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CHAP. IV.

Shewing how far the various distinctions of the

Jews, which happen to be spoken of in the Acts, are confirmed by other authors.

H. 1. I PROCEED now to the second thing proposed, which is, to shew you how far the various distinctions among the Jews, mentioned in the history of the Acts, are confirmed by other authors. The first is, that of Jews and proselytes. This is a distinction so well known, that it is almost needless to tell you, that by proselytes are understood those of other nations who embrace the Jewish religion either in whole or in part. Those who embraced it wholly were in most things esteemed Jews, as much as if they had descended from the sons of Jacob. In some few things they, their offspring, and all their descendants, unless they sprang from marriages with women who were of the race of Israel, had different laws and customs; whereby there was always a distinction kept up between the posterity of proselytes and the native Jews". The children of proselytes, their grandchildren, great-grandchildren, and so down to all generations, were under the same laws as were the first converted, and therefore were deemed proselytes. If, indeed, any of them married with women of the Jewish race, the children sprung from that marriage were Jews in the strictest sense of the word, as being descendants from Jacob.

Those who embraced the Jewish religion in part a Maim. Issure. Biah, c. 14. Vid. Seld. de Jur. Nat. 1. 2. C. 4. p. 194-5-6. 1. 5. c. 20. p. 590-1-2.

only, were such who, from among other nations, forsook the idolatry they had been educated in, and worshipped the one only living and true God, the God of the Jews, and observed what are called the seven precepts of Noah. When the Jews were under their own government, they permitted no foreigners to live in the holy land, though it were for never so short a time, if they did not thus far conform to the Jewish religion. Of the first sort of proselytes was Nicolas the deacon, said, in the history of the Acts, to be a proselyte of Antioch. Of the second sort was Cornelius the centuriond, and of this latter sort is frequent mention made, by the names of religiouse or devout persons', of persons that fear God 5, or who worship Godh. That there were many who had embraced the Jewish religion about that period of time which is the subject of the history of the Acts, is fully evident from almost all the authors who have wrote of that time, and are now extant; such as Tacitusi, Suetoniusk, Dio', Josephus ", and several of the Roman poets, as Horace, Juvenal, Persius.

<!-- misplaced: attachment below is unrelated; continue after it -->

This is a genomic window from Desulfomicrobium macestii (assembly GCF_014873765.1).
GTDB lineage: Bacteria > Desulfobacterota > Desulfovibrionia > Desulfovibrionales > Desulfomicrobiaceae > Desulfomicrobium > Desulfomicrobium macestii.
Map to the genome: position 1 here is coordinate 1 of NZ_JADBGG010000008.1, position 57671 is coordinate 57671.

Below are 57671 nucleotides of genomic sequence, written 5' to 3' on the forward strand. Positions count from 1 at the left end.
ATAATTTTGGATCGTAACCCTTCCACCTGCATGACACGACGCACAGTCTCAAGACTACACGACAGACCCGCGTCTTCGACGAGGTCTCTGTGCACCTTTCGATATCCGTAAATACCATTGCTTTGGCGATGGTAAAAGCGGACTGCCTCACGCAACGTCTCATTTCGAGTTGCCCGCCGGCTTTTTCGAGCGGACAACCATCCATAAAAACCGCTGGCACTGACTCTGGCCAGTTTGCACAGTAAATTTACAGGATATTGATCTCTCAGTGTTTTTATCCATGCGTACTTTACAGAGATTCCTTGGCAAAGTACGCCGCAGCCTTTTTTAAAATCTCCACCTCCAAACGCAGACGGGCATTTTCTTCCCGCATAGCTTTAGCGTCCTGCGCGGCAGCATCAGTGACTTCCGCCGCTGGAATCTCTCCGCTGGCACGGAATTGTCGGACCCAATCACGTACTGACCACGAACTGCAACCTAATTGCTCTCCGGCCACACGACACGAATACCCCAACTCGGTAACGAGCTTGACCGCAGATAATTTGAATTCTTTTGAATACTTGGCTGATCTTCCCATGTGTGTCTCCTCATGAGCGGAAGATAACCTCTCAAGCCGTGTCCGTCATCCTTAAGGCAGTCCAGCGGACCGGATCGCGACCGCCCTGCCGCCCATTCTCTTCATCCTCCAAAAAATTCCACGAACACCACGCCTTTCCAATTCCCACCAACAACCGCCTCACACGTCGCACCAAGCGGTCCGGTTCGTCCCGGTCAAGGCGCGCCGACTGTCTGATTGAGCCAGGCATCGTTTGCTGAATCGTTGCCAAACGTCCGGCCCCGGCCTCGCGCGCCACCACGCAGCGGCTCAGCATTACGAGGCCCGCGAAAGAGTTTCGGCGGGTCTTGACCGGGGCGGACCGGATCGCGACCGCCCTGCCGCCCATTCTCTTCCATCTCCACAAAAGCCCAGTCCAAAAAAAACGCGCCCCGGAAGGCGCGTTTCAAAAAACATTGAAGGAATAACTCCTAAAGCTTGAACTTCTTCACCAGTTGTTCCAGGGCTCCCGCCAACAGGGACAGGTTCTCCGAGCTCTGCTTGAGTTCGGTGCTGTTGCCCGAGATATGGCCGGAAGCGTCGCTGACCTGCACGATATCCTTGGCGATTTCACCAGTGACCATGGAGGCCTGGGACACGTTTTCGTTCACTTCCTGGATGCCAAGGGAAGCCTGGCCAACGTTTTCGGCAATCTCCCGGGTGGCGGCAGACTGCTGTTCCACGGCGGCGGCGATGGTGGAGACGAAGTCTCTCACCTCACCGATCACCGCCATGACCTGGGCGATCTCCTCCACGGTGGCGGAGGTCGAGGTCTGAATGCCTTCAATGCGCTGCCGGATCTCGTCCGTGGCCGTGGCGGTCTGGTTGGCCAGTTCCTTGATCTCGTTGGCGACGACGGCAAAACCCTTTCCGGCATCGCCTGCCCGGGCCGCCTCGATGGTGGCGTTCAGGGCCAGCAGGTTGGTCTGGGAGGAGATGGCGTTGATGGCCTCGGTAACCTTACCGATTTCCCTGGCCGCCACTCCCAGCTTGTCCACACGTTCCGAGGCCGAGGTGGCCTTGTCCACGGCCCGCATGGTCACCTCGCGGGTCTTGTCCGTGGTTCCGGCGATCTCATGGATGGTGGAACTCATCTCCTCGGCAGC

We read in several parts of the Acts of women proselytes", more especially of the chief and honourable women'. That the Jews were not a little dili

d Ch. x.

b Maim. de Reg. et rebus eorum bellicis, c. 8. 9. 9, 10. Vid. Seld. de Jur. Nat. l. 2. c. 3. p. 185, 186. – Chap. vi. 6. e Acts xiii. 43

| Acts xiii. 50.

and xvii. 4. 17. 8 Ch. X. 2. and xiii. 16. 26. h Ch. xvi. 14. and xviii. 7. called by the Talmudists, hasidei omoth haolam. Maim. de Reg. c. 8. §. u. Light. V. 2. p. 689.

i Hist. 1. 5. n. 5. k In Tib. 36. 2. L. 36. p. 37. B.

m De Bell. 1. 7. c. 3. §. 3. at Antioch in particular ; contra Apion. I. 2. §. 10. 1 Ch. xvi. 13, 14.

• Ch. xiii. 50. and xvii.

p. 1372. 1. 28. 4. 12.

gent in gaining over the fair sex to their religion, and particularly such who were of figure and eminence, we learn from the account Josephus has given us of the conversions of HelenaP and Fulvia', the former a queen, the latter a Roman matron, wife of Saturninus, a favourite of the emperor Tiberius. And that very many women were prevailed with to become proselytes, appears from what he tells us of the citizens of Damascus, who, having formed a design to kill all the Jews in that city, were obliged, with great solicitude, to conceal it from their wives, because they were well nigh all addicted to the Jewish religion".

It is said, Acts ii. 10, that there were at that time in Jerusalem strangers from Rome, both Jews and proselytes; that is, Jews and proselytes who were by birth or habitation Romans, but now sojourned at Jerusalem. That there were great multitudes of Jews who dwelt at Rome, is evident, not only from Josephuss, but from Diot, Suetonius", Tacitus“, and I think I may say all the Roman authors of that time, not excepting even the poets ; and that there were not a few in that great city proselyted to the Jewish religion, sufficiently appears from the satires of Horace?, Juvenala, and Persius b.